Steamed Tapioca Layer Cake (Bánh da lợn)
This traditional Vietnamese dessert consists of chewy layers that are typically made with puréed mung beans, tapioca starch, rice flour, and coconut milk or water. Traditionally, each cake has a pale yellow layer made with mung beans and a green layer that is flavored and colored with pandan leaves, while optional ingredients include durian or taro.
Once steamed and chilled, the cake is usually cut into diamond shapes.
Pichi-pichi is a Filipino dessert consisting of three key ingredients: grated cassava, sugar, and water. The concoction is steamed until it develops a firm, glutinous texture, and it is then rolled in desiccated coconut. The dessert is especially popular during merienda, parties, and celebrations.
This delicate, sticky treat was originally invented in the Quezon Province.
Ruam mit is a popular Thai dessert made with ingredients such as coconut milk, sugar, tapioca pearls, corn, lotus root, sweet potatoes, beans, and jackfruit. Each bowl typically includes starchy noodles that are flavored and colored with various ingredients, and which may come in the shape of thin strips or more elaborate decorative forms.
There is no set recipe for ruam mit, so each cook or street vendor adds their own ingredients to the mix. It is often consumed as a cool refreshment on hot summer days, topped with shaved ice. In Thailand, it is one of the cheapest desserts, and each bowl typically costs around 15 baht.
Coconut Jelly (Rau câu)
Rau câu is a Vietnamese jelly cake made with agar (gelatinous seaweed), coconut milk, condensed milk, and flavorings such as coconut, banana, chocolate, mocha, and vanilla. The texture is similar to that of panna cotta. Due to the usage of agar jelly, rau câu provides a great alternative for vegetarians who prefer not to consume animal gelatin.
The dessert can be found in numerous Vietnamese delis and banh mi shops, while similar treats are also prepared throughout Southeast Asia and Indonesia.
The refreshing halo-halo (lit. mix-mix) is a summer dessert or a snack of mixed fruit and beans, topped with finely crushed ice and either milk or ice cream. Some of the most common halo-halo ingredients include bananas, jackfruit, coconut, sweet potatoes, red mung beans, chickpeas, sugar palm fruit, purple yam jam, leche flan, and – in recent times – even sweet corn or corn crisps.
Originally, halo-halo desserts were sold by Japanese vendors in halo-halo parlors or at numerous street stalls before the occupation of the Philippines in the 1940s. In fact, this Filipino specialty is often said to have been inspired by a shaved-ice cooler called anmitsu, another Japanese summer drink.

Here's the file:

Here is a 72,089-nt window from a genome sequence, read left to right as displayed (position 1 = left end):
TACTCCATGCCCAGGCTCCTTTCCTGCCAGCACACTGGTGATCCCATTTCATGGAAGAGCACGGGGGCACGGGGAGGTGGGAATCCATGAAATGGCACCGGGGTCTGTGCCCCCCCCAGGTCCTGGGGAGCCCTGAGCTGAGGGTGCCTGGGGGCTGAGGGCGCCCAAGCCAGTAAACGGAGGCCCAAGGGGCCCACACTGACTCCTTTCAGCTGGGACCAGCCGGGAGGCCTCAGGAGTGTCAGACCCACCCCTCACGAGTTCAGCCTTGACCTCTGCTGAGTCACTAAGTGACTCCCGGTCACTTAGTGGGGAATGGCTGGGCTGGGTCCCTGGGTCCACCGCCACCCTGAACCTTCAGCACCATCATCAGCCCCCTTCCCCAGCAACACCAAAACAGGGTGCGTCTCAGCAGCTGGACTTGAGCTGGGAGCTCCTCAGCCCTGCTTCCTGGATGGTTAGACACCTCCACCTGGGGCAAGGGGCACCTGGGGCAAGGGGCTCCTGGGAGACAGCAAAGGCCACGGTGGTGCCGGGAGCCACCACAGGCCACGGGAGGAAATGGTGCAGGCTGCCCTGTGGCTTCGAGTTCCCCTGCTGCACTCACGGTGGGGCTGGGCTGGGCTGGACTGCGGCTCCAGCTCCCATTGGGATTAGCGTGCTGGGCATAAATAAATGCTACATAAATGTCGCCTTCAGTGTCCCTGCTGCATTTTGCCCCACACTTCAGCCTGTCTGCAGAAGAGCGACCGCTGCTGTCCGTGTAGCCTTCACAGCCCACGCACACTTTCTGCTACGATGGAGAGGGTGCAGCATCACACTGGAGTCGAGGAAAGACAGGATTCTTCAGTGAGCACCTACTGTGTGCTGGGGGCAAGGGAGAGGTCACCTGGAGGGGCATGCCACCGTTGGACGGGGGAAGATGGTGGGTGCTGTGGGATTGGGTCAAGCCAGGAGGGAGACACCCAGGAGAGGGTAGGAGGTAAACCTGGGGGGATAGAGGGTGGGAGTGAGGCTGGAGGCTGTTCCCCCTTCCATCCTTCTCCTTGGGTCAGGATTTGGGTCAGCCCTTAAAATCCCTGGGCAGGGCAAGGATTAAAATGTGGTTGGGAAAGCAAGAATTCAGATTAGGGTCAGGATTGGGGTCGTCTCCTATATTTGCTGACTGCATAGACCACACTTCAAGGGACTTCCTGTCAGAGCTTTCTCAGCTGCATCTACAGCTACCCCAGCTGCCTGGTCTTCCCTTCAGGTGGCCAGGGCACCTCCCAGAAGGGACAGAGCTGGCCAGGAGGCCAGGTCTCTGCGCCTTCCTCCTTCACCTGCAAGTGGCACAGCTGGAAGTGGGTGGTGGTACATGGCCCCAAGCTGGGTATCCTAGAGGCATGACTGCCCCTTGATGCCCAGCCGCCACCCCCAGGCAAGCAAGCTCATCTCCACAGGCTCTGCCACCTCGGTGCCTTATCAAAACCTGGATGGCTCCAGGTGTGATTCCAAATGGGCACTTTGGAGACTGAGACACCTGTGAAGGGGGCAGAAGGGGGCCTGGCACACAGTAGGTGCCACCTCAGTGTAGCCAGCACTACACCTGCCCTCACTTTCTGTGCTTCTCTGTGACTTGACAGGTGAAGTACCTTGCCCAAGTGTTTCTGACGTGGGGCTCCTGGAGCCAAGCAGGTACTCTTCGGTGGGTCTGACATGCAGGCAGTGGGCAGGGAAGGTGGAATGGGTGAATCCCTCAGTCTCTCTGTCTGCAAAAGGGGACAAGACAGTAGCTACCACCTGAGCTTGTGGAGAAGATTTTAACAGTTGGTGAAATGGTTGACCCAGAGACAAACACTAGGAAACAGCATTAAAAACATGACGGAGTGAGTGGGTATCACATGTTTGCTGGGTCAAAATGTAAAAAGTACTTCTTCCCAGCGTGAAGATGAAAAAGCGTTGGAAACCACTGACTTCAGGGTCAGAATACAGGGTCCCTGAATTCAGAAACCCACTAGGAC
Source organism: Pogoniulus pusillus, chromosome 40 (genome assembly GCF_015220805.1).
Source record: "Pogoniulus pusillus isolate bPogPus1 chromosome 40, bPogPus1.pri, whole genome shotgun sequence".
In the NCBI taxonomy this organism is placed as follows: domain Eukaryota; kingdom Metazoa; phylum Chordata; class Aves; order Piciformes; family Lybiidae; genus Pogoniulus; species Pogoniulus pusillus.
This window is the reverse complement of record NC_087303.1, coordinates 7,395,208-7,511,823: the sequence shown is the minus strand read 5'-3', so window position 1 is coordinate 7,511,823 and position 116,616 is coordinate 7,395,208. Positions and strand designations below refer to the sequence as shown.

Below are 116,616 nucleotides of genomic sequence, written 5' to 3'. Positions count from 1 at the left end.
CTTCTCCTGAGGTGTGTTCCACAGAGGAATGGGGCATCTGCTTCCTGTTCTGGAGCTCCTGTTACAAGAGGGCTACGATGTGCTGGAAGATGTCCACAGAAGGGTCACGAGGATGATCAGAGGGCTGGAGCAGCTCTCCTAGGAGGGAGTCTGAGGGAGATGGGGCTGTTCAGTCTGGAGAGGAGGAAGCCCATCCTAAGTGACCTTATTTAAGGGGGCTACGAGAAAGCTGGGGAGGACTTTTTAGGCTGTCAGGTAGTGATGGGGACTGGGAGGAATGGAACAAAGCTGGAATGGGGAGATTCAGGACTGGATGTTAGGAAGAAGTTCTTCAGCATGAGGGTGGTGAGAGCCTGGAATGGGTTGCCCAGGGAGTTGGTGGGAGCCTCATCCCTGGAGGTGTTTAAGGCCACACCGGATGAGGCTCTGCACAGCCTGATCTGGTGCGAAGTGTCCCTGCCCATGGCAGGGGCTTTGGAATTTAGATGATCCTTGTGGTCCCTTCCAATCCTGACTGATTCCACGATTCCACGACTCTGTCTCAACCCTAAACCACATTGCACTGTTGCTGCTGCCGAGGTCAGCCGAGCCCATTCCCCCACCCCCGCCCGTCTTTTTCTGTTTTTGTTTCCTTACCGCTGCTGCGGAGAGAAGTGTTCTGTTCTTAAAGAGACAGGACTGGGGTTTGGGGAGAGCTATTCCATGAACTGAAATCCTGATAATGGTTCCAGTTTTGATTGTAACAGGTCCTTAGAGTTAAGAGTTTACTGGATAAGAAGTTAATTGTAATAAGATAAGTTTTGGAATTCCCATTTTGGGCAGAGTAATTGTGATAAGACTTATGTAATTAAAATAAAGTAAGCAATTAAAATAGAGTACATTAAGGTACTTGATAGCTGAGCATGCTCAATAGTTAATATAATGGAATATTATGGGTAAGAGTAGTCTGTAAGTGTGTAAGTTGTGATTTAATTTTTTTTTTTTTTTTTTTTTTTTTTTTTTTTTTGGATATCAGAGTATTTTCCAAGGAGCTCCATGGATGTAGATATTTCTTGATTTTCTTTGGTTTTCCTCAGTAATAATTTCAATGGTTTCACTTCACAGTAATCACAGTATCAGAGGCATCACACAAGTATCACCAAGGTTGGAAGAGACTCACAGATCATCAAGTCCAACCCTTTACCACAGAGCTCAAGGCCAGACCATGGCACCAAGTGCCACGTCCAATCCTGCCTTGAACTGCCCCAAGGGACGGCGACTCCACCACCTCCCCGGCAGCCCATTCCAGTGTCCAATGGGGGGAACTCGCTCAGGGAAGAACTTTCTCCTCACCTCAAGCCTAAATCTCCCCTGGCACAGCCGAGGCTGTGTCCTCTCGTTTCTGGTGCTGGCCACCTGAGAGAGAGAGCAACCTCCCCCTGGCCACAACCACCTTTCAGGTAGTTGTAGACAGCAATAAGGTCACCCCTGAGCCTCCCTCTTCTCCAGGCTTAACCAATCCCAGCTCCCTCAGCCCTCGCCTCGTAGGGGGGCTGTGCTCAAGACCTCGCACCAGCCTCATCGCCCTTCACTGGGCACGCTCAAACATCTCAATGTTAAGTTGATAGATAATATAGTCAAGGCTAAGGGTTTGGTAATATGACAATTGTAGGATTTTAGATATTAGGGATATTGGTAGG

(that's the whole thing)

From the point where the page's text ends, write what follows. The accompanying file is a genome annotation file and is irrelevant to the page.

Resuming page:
Vietnamese chè dishes include any traditional sweet soup, beverage, pudding, or any other custard-like dessert that is made with a base of either water or coconut cream and served either hot or cold. Other ingredients for making chè include various jellies and fruits, beans and pulses, rice and grains, and even tubers and cereals.
It is believed that chè desserts originated in the central region of Vietnam, but today they are widely available throughout the country and prepared in countless variations. Because of their hearty contents like beans and sticky rice, they are a popular snack item commonly sold in plastic cups at Vietnamese grocery stores, while one of the most popular chè varieties prepared at home is the so-called chè đậu trắng.
Sorbetes is a popular Filipino ice cream flavored with ingredients such as mango, chocolate, cheese, coconut, and purple yam (ube). Traditionally, it is produced from carabao milk and served in tiny scoops on sugar cones. Some Filipinos like to consume it sandwiched between bread buns, like a hamburger.
Although it sounds similar to a sorbet, coming from the Spanish sorbete, it is not a sorbet, but a dirty ice cream, as the locals jokingly call it due to the fact that it is sold along polluted streets. Sorbetes can usually be found at numerous street carts throughout the Philippines.
Khao niao mamuang
This traditional Thai rice pudding is a favorite way to finish any Thai meal. The dish is prepared with glutinous rice that is first steamed, then doused in sweetened coconut milk. Lastly, the rice is served sided with slices of fresh mango. This simple dessert is incredibly popular, and it can be found at virtually any eatery in Thailand.
Falling in the group of popular lumpia snacks, turon is the famous Filipino treat made with saba plantains and jackfruit. The fruit is sliced lengthwise, dusted in brown sugar, enclosed in thin wheat wrappers, then fried until golden and crispy.
Like other lumpia varieties, turon was also developed from the Chinese spring rolls and represents one of the most common sweet versions of the dish. Before it is served, it is commonly drizzled with caramel or sprinkled with roasted sesame seeds.
It is usually sold by Filipino street vendors and enjoyed as a sweet snack or a satisfying dessert.
Leche flan is a Filipino dessert that is essentially a caramel custard consisting of milk, sugar, and eggs, with the addition of vanilla flavoring. Traditionally, it’s oval-shaped due to the use of tin molds called llaneras. It is recommended to serve it chilled and coated with leftover caramel syrup.
Leche flan is very popular at numerous Filipino celebrations and social gatherings. Originally, it was brought over to the Philippines during the Spanish colonization, so it is believed that it has origins in the regions on the border of Spain and France.
According to tasteatlas.com